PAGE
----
During the BCP planning process, how people, assets and data in the organisation are to be protected needs to be addressed. Additionally, the processes and technology which are required to ensure the BCP can be activated, needs to be clear. The BCP focusses on ensuring that personnel and assets are protected and able to function. As these eventualities have been pre-determined and planned for, the company is not encumbered in the event of a crisis or disaster.
Some Key Considerations
In planning the BCP, the following need to be considered and worked through.
Proactive identification of potential business risks, determining how those risks may impact operations, and having the ability to transfer, mitigate and manage these risks.
- Do we understand all our risks?
- What is the likelihood and scale of impact of such risks?
- Can we insure or transfer any risks?
Essential business processes
Identify important business functions that need to be maintained or restored during a business disruption.
- How will accounts payable, accounts receivable and payroll be administered?
- How will staff work offsite?
- How do we continue to service our customers?
People and resource planning
Identify which key individuals are required both internally and externally to undertake the work required and the resources needed
- Who is key to day-to-day operations?
- Which external service providers do we need the support of?
Corporate alignment, support and empowerment
With the Board backing and senior leadership directing the BCP, the company should instil a positive culture around this. Key individuals should feel empowered and supported to undertake their role
- Do staff feel confident and empowered to take on the responsibility?
- Do they feel this sense of ownership?
Communication & Public Relations
Leaders need to be at the forefront of communicating the status of a crisis or disaster, and the company’s plans to address and respond to these. It is essential that companies communicate early, consistently and frequently. Crisis communication planning is a critical component of this, where the company needs to consider external communications. This may be to the public, stakeholders, investors, suppliers, regulators and third party service providers.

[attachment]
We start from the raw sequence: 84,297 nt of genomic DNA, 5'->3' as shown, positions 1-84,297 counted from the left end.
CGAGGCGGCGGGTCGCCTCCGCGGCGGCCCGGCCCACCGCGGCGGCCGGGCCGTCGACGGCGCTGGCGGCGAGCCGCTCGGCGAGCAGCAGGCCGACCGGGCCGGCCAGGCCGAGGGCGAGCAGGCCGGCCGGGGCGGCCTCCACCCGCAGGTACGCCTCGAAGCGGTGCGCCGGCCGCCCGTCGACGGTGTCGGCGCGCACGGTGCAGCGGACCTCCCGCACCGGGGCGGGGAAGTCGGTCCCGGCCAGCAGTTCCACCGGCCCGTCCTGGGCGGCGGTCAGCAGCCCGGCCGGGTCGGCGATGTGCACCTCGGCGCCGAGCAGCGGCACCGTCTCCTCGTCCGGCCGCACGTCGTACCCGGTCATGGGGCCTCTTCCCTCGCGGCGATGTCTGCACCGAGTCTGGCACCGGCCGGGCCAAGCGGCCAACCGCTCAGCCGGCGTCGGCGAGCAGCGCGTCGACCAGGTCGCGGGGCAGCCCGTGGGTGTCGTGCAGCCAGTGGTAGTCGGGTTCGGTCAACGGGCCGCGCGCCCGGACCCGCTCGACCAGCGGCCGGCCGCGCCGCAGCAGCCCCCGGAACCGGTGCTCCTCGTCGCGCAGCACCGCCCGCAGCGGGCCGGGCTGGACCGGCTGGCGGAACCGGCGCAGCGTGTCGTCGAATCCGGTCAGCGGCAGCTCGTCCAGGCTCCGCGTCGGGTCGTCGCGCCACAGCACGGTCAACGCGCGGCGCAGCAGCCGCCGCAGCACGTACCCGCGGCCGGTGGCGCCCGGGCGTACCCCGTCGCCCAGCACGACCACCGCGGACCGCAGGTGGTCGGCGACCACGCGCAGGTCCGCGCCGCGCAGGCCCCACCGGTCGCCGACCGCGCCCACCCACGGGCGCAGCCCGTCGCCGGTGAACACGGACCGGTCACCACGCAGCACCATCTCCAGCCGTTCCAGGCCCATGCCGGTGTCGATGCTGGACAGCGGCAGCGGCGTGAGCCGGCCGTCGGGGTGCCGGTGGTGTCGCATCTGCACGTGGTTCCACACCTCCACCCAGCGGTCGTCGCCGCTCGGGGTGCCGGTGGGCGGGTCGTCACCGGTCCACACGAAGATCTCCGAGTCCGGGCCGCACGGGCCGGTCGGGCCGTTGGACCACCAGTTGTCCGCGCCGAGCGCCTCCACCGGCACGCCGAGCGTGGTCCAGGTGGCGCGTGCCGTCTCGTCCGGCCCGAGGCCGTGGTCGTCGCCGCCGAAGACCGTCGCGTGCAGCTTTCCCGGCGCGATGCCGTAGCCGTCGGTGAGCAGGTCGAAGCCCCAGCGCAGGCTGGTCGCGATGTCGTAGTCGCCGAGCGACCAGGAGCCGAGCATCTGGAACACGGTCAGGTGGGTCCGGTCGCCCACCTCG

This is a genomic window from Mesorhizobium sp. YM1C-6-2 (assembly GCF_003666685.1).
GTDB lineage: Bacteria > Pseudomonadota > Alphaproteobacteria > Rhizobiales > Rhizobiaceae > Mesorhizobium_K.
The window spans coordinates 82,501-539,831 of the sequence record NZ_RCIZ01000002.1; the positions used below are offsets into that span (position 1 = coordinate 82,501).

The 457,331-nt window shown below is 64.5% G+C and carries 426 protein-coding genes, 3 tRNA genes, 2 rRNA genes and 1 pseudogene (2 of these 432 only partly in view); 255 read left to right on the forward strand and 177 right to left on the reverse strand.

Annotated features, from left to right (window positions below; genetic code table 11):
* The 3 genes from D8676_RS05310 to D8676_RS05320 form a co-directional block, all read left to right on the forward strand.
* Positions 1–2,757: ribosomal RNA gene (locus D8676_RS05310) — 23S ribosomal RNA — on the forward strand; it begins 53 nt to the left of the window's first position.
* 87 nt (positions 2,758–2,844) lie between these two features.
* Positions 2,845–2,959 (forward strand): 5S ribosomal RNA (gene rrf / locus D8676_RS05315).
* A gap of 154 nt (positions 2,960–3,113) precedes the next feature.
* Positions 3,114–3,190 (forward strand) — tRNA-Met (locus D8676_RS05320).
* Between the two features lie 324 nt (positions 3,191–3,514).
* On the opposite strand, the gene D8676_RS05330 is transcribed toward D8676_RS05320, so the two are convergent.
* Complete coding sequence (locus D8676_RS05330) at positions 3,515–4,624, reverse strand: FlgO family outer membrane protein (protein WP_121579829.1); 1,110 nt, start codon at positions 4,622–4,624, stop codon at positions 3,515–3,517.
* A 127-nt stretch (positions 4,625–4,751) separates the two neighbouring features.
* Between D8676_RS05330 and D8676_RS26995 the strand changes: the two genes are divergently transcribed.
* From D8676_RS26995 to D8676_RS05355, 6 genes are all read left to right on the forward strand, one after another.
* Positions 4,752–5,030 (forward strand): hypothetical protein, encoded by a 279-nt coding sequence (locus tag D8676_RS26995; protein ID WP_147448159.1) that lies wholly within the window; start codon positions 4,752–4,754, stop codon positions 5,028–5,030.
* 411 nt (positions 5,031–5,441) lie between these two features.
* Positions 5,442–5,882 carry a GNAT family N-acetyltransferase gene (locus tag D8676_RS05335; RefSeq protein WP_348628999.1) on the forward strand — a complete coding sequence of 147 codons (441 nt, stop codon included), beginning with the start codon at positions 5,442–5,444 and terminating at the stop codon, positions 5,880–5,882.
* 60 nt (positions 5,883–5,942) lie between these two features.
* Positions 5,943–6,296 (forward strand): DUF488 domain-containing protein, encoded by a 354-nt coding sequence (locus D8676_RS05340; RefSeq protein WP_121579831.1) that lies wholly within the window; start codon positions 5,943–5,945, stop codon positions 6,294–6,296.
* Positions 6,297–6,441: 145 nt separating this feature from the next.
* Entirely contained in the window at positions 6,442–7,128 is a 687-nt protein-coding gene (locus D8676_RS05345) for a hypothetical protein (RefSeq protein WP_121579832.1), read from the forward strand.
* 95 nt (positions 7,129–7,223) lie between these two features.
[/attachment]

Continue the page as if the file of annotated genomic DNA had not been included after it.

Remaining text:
- Do we have a crisis communications plan?
- Do we have assigned and trained spokespeople?
- Do we have a communication protocol we can follow?
Ongoing testing and commitment
The BCP procedures should be tested regularly to ensure that they work. The BCP along with risk registers and business impact assessments, should be reviewed, updated and tested periodically, and at least once a year, to ensure they remain relevant and up to date. Full walkthroughs and scenario testing should be used as best practice in assessing the robustness of the BCP. Companies should look at the BCP in an analytical way to determine what potential weaknesses exist and what additional measures need to be put in place.
When the BCP is planned in a considered way, with resources allocated and key personnel who are clear on their role, business activities become more efficient and effective. This allows businesses to leverage their strengths and use these as a competitive advantage to more strongly position their company, both during normal times, but especially during a crisis or disaster.
Effective leaders understand they have a critical responsibility to ensure the continuity and resiliency of their company operations. They need to be aware of potential obstacles and risks. These leaders develop strategies including resiliency and agility. This is especially so when faced with the prospect of an interruption arising from a crisis or disaster. Effective leaders know the BCP forms an integral part of the company strategy of how they stay in business and remain competitive. They know the BCP is not an IT function.
- Take a proactive approach to crisis situations and business interruptions
- Recognise the competitive advantage they enjoy from having a comprehensive and well planned BCP
- Understand the benefits to the company of being agile and resilient in both normal and especially abnormal times
- Put in place the people, processes and technologies necessary
- Provide confidence in demonstrating to their employees, shareholders, business partners and regulators that they can recover operations quickly and efficiently after a crisis or disaster
Strategies which incorporate BCP, enable companies to pursue their business plan proactively, confidently and efficiently. Without this, the company is vulnerable to unpredictable and unforeseen events where it is exposed and forced to react.
In the case now of Covid-19, the test will be to see which companies had well thought out BCPs endorsed by the Board, led by C-suite and tasked by business functions. The companies which were prepared with robust and up-to-date BCPs, will be those agile enough to move swiftly, activate these for the current working conditions and adapt to current needs. They will achieve better success and even find themselves with a competitive edge over their competition.